UK banks should not close accounts over customers’ politics, minister says

By Huw Jones and David Milliken

LONDON (Reuters) – British banks should have to serve a customer even if they disagree with his or her lawful political views, and should apply anti-money laundering checks proportionately, financial services minister Andrew Griffith said on Tuesday.

Earlier on Tuesday Nigel Farage, the former Brexit Party leader, said British private bank Coutts had told him it was closing his accounts and had offered him a standard one with its parent group NatWest instead.

Griffith was asked about his views on recent issues around banking services for politicians and other ‘politically exposed persons’ by the House of Lords’ Economic Affairs Committee, which did not name Farage directly.

“If executives within organisations hold themselves out to be ‘fit and proper’, then they would not seek to suppress the lawful expression of democratic views,” Griffith said, referring to the conduct standards bank executives must meet.

“In terms of lawful freedom of expression, it’s not right that anyone would be debanked on those grounds, that is not acceptable,” he added

The politically exposed persons regime is part of global anti-money laundering rules that require banks to perform checks on individuals with prominent political functions.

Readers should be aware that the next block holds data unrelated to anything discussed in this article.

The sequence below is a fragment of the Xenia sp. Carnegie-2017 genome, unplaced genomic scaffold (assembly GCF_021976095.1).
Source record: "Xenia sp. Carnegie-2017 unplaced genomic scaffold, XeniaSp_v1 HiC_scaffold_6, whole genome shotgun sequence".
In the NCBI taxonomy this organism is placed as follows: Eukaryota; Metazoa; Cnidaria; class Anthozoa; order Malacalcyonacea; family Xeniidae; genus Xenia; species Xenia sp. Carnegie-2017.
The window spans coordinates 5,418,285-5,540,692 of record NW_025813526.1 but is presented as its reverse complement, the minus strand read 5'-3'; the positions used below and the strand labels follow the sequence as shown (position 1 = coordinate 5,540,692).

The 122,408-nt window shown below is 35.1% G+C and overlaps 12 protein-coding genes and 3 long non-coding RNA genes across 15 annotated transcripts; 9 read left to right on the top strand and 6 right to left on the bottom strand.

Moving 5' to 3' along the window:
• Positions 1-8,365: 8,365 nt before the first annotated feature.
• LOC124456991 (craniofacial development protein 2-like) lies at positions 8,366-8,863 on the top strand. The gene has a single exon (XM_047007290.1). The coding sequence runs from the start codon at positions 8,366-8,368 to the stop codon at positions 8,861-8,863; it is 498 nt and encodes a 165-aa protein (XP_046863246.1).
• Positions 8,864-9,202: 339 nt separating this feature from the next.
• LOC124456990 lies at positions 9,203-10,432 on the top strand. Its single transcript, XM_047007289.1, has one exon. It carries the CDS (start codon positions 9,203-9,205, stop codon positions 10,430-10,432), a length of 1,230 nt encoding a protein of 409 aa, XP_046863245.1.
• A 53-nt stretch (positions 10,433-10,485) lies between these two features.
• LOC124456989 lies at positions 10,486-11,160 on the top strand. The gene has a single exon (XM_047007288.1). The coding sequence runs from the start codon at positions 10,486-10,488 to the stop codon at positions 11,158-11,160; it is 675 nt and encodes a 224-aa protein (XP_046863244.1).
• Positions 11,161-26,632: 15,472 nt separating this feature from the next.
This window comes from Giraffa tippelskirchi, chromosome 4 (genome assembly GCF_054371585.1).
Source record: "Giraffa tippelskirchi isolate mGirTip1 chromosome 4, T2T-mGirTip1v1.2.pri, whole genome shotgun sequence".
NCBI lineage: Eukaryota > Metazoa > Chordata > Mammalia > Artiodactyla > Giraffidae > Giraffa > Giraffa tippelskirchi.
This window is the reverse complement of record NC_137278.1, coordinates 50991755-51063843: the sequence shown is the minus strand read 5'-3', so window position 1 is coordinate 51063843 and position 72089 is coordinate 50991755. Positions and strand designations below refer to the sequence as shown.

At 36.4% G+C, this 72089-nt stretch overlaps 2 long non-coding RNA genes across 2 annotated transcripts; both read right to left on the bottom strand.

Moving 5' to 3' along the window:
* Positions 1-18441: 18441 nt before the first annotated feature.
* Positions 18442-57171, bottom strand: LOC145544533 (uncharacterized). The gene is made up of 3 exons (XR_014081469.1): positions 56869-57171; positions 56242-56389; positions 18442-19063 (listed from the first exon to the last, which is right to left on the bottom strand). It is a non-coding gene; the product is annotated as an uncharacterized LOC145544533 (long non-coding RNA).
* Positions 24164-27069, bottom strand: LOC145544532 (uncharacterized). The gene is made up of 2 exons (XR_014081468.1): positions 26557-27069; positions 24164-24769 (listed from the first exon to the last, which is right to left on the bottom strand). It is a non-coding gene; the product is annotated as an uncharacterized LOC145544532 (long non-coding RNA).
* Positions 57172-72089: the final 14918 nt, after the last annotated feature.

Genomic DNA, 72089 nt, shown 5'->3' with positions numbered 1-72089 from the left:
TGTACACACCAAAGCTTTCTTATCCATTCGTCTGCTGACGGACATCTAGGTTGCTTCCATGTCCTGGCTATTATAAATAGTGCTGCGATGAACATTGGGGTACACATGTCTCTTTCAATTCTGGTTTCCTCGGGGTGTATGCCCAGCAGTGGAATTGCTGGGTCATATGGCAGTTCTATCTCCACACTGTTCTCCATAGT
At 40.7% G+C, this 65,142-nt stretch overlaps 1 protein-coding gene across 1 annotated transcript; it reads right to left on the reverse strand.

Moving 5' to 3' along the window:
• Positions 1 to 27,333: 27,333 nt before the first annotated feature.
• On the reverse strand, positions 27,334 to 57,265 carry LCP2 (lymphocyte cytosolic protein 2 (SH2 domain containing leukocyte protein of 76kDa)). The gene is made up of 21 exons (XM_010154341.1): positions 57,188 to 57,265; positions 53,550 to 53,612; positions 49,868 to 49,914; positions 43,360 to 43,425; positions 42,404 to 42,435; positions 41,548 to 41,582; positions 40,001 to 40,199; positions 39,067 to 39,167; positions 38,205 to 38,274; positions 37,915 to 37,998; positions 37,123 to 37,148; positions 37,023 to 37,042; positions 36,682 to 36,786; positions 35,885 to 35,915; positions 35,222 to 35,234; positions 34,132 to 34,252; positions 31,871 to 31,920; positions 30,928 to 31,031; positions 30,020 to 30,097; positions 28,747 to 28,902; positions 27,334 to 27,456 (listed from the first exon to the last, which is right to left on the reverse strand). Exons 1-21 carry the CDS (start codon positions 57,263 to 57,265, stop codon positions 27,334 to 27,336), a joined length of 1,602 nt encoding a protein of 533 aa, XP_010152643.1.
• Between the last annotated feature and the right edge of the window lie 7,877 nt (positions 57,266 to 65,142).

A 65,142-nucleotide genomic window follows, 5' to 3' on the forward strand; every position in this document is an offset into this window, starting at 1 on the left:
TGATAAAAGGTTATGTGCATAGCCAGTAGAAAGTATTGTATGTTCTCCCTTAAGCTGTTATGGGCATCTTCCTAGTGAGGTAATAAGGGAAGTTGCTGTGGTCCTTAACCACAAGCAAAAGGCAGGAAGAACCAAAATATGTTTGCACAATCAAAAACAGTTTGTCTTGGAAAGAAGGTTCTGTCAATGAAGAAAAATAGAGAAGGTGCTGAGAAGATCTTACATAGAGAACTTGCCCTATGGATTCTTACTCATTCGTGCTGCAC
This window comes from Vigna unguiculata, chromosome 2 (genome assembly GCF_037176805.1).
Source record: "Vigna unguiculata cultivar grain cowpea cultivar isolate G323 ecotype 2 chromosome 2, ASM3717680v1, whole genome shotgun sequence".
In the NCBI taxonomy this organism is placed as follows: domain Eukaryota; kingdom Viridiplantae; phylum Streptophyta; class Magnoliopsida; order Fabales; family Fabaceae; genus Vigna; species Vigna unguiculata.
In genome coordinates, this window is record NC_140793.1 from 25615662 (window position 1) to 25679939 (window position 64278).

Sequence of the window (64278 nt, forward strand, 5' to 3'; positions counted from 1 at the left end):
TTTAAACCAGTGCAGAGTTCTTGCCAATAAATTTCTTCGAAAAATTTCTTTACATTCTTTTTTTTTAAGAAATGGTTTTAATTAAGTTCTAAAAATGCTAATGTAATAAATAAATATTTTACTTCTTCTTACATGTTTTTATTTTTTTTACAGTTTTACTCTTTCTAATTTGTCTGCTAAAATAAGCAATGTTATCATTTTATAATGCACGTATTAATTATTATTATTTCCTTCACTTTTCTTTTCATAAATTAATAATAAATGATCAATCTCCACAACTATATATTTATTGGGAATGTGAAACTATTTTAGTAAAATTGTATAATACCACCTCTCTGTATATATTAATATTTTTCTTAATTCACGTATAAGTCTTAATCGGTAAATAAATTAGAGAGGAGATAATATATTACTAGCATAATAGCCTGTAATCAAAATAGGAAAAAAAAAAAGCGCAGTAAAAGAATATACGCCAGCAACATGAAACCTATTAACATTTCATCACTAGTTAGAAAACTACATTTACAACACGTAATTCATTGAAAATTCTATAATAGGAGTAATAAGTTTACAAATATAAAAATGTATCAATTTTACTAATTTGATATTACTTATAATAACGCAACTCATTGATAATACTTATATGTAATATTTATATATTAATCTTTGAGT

Griffith said Britain’s Financial Conduct Authority (FCA) now had powers under a new financial services law approved last week to revisit these rules.

“The Chancellor and I have asked the FCA to do just that, to review the application of those rules for unintended consequences that can always happen when you put a duty of care on an individual institution. Sometimes that can go too far,” Griffith said.

The rules should be applied proportionately and not in a blanket way, he added.

“The second thing that we’ve asked is that the FCA look at creating a domestic politically exposed persons (category) to reflect the lower category of risk associated with those whose affairs are wholly domestic,” Griffith said.

(Reporting by David Milliken, Editing by Huw Jones and Mark Potter)